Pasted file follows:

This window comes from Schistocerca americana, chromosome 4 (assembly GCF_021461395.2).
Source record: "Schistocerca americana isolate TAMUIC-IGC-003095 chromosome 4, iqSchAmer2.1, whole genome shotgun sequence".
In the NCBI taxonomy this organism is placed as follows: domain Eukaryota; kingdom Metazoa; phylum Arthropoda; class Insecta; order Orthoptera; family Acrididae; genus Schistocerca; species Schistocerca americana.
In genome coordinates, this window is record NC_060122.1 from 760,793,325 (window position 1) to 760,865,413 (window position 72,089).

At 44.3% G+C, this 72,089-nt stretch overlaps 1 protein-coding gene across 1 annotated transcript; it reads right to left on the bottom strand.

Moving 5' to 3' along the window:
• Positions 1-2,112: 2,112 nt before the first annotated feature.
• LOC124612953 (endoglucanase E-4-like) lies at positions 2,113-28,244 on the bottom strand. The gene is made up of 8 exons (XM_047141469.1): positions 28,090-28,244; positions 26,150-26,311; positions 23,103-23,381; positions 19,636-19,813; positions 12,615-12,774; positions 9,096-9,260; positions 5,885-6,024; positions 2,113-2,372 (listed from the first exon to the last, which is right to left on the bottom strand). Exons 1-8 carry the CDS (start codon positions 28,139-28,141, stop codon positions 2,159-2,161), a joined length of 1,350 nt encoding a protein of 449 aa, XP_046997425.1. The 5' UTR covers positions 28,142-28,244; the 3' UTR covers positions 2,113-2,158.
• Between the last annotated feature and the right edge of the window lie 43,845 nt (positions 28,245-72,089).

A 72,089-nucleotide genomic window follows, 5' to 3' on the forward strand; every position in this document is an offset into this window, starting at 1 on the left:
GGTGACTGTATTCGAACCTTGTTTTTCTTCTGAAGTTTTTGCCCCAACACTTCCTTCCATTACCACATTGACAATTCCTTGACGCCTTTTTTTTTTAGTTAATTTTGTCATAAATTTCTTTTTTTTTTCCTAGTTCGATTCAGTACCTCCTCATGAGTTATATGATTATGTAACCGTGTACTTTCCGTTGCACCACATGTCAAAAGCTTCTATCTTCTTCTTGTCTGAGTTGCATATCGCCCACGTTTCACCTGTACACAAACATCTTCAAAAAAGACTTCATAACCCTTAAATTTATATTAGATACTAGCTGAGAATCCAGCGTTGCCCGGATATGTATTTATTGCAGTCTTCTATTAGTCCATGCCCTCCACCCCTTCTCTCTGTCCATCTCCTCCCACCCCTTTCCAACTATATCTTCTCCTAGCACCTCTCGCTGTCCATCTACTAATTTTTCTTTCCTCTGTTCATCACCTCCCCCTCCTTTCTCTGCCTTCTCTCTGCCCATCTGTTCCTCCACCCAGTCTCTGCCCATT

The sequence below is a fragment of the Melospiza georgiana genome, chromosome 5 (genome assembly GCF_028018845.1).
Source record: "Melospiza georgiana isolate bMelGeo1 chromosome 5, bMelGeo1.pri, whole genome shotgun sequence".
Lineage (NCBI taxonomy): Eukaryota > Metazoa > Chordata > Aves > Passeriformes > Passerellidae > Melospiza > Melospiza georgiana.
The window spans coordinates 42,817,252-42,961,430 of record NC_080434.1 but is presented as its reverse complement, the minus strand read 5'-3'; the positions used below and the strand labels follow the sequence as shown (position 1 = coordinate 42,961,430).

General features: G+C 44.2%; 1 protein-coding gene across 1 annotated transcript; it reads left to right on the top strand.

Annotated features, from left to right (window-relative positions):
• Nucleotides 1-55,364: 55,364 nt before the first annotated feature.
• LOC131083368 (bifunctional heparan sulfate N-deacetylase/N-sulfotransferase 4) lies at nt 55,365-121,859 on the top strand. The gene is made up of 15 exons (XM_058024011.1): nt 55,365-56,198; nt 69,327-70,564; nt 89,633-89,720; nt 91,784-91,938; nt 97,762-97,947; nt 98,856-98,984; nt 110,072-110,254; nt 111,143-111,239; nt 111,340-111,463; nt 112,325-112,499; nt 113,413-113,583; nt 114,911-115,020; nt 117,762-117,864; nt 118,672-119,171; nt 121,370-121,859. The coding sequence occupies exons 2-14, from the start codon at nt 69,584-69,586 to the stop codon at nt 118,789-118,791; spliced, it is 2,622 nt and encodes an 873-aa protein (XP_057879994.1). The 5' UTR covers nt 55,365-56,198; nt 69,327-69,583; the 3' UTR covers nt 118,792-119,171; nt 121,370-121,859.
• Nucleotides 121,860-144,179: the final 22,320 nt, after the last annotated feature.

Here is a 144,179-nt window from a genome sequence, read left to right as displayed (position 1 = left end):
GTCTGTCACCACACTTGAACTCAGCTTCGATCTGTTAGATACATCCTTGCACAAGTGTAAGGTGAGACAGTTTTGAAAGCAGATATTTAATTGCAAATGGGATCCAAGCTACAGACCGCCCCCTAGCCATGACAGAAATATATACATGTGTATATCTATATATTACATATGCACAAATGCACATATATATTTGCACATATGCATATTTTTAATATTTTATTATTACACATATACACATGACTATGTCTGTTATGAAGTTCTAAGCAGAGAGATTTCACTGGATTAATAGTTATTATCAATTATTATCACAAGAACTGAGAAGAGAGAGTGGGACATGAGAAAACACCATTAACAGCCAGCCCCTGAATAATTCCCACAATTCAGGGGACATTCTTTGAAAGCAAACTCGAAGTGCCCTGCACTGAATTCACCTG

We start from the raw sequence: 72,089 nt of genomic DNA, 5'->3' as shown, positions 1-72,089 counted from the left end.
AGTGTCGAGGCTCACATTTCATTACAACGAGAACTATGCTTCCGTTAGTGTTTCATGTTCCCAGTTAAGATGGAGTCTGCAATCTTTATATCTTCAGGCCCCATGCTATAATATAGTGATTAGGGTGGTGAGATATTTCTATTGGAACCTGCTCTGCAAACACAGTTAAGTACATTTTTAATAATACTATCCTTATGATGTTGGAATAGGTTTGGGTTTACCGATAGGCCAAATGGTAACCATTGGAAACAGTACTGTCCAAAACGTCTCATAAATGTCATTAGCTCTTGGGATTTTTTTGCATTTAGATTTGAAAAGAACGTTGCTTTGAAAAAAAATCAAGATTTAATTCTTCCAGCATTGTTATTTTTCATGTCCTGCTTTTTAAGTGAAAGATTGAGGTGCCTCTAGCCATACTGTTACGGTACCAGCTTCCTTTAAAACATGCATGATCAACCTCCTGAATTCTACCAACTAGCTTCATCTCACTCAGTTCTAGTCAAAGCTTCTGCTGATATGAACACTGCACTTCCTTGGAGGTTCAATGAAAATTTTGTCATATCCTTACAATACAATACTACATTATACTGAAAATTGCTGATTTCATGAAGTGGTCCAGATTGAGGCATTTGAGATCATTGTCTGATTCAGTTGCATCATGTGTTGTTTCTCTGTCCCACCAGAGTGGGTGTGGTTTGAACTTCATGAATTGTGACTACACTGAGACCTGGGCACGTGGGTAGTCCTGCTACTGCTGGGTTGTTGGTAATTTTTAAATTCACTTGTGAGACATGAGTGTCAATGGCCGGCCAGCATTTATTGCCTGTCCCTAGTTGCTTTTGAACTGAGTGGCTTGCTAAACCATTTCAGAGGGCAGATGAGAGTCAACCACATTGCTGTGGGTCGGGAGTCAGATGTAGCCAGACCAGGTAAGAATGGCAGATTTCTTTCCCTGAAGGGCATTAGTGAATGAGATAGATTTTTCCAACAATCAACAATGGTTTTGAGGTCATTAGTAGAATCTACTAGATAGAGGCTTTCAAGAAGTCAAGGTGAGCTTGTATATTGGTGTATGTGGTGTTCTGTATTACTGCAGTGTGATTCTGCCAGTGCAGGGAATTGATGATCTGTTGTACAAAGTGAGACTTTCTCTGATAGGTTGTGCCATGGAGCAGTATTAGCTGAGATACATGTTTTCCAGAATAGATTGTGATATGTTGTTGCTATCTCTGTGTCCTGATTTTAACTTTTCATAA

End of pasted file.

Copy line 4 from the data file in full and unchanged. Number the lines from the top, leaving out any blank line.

In genome coordinates, this window is record NC_060122.1 from 760,793,325 (window position 1) to 760,865,413 (window position 72,089).